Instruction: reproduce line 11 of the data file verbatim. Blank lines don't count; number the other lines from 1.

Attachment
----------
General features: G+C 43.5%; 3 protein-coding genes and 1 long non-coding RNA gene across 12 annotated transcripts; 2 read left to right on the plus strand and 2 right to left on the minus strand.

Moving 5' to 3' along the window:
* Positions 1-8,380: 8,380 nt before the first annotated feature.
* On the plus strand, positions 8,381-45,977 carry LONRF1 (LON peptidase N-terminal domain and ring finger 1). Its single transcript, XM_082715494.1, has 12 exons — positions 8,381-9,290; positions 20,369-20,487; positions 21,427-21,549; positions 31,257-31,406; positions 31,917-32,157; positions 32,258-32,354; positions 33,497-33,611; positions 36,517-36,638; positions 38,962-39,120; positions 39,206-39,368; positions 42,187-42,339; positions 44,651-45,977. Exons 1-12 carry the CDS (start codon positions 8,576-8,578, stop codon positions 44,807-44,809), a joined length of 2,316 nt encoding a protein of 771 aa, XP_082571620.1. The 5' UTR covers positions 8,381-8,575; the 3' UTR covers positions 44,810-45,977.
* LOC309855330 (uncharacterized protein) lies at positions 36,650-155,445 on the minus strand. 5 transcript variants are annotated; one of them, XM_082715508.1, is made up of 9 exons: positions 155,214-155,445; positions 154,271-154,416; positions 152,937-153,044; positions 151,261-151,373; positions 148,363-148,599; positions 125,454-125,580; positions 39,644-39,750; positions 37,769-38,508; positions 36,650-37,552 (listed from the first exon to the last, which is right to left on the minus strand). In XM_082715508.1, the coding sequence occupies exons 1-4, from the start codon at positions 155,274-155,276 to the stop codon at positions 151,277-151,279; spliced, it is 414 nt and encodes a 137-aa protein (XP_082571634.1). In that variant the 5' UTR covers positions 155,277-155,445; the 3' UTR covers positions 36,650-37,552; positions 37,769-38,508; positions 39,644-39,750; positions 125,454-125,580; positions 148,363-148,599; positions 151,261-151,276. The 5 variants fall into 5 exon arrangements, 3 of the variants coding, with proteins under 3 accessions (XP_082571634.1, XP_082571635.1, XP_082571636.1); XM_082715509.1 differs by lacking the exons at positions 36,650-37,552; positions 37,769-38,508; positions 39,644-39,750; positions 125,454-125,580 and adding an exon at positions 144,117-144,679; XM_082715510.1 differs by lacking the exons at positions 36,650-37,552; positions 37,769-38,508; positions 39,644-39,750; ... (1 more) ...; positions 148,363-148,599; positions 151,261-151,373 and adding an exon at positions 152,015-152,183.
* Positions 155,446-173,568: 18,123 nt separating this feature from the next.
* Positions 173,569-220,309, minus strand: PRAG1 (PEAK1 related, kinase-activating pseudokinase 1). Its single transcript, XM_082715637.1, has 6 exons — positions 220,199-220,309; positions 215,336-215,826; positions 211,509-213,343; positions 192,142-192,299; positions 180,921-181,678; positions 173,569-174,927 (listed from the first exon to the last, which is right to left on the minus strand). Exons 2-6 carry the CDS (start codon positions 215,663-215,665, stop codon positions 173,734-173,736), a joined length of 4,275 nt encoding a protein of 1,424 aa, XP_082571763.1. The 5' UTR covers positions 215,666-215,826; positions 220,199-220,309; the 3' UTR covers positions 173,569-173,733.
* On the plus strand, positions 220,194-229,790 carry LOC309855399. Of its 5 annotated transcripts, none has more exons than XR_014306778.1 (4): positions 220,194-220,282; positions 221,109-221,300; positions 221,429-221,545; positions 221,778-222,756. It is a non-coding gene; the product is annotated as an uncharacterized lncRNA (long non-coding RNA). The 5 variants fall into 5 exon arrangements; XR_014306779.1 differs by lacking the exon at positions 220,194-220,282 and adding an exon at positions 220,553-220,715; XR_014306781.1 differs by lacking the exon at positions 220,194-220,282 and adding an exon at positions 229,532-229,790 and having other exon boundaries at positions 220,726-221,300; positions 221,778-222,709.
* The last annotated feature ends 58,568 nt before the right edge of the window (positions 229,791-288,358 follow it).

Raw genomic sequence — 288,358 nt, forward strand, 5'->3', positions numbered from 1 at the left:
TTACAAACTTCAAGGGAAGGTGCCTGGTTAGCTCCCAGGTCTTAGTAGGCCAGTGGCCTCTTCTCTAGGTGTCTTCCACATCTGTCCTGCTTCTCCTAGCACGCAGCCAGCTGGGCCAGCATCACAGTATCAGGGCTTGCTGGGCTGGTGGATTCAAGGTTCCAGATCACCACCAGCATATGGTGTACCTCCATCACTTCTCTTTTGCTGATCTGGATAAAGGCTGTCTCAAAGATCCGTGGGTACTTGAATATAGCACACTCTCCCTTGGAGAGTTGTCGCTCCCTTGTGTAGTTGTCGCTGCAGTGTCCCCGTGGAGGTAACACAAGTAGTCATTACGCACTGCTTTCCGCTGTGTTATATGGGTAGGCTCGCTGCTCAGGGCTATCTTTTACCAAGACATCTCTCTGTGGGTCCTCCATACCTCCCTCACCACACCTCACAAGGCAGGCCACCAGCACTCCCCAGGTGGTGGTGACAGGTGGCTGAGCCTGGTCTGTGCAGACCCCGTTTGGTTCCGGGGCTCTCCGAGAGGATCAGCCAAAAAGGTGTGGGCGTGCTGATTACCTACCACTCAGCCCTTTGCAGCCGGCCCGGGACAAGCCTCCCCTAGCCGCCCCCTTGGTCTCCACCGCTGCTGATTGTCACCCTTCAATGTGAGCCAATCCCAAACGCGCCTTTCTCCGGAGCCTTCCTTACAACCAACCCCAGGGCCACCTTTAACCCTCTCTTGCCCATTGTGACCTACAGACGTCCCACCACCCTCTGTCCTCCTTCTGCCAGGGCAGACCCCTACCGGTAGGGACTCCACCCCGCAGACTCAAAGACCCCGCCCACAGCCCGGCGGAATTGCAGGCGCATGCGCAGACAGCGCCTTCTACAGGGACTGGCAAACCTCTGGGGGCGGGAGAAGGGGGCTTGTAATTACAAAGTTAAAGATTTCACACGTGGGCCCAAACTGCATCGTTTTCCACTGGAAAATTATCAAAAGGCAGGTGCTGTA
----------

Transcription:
TTACAAACTTCAAGGGAAGGTGCCTGGTTAGCTCCCAGGTCTTAGTAGGCCAGTGGCCTCTTCTCTAGGTGTCTTCCACATCTGTCCTGCTTCTCCTAGCACGCAGCCAGCTGGGCCAGCATCACAGTATCAGGGCTTGCTGGGCTGGTGGATTCAAGGTTCCAGATCACCACCAGCATATGGTGTACCTCCATCACTTCTCTTTTGCTGATCTGGATAAAGGCTGTCTCAAAGATCCGTGGGTACTTGAATATAGCACACTCTCCCTTGGAGAGTTGTCGCTCCCTTGTGTAGTTGTCGCTGCAGTGTCCCCGTGGAGGTAACACAAGTAGTCATTACGCACTGCTTTCCGCTGTGTTATATGGGTAGGCTCGCTGCTCAGGGCTATCTTTTACCAAGACATCTCTCTGTGGGTCCTCCATACCTCCCTCACCACACCTCACAAGGCAGGCCACCAGCACTCCCCAGGTGGTGGTGACAGGTGGCTGAGCCTGGTCTGTGCAGACCCCGTTTGGTTCCGGGGCTCTCCGAGAGGATCAGCCAAAAAGGTGTGGGCGTGCTGATTACCTACCACTCAGCCCTTTGCAGCCGGCCCGGGACAAGCCTCCCCTAGCCGCCCCCTTGGTCTCCACCGCTGCTGATTGTCACCCTTCAATGTGAGCCAATCCCAAACGCGCCTTTCTCCGGAGCCTTCCTTACAACCAACCCCAGGGCCACCTTTAACCCTCTCTTGCCCATTGTGACCTACAGACGTCCCACCACCCTCTGTCCTCCTTCTGCCAGGGCAGACCCCTACCGGTAGGGACTCCACCCCGCAGACTCAAAGACCCCGCCCACAGCCCGGCGGAATTGCAGGCGCATGCGCAGACAGCGCCTTCTACAGGGACTGGCAAACCTCTGGGGGCGGGAGAAGGGGGCTTGTAATTACAAAGTTAAAGATTTCACACGTGGGCCCAAACTGCATCGTTTTCCACTGGAAAATTATCAAAAGGCAGGTGCTGTA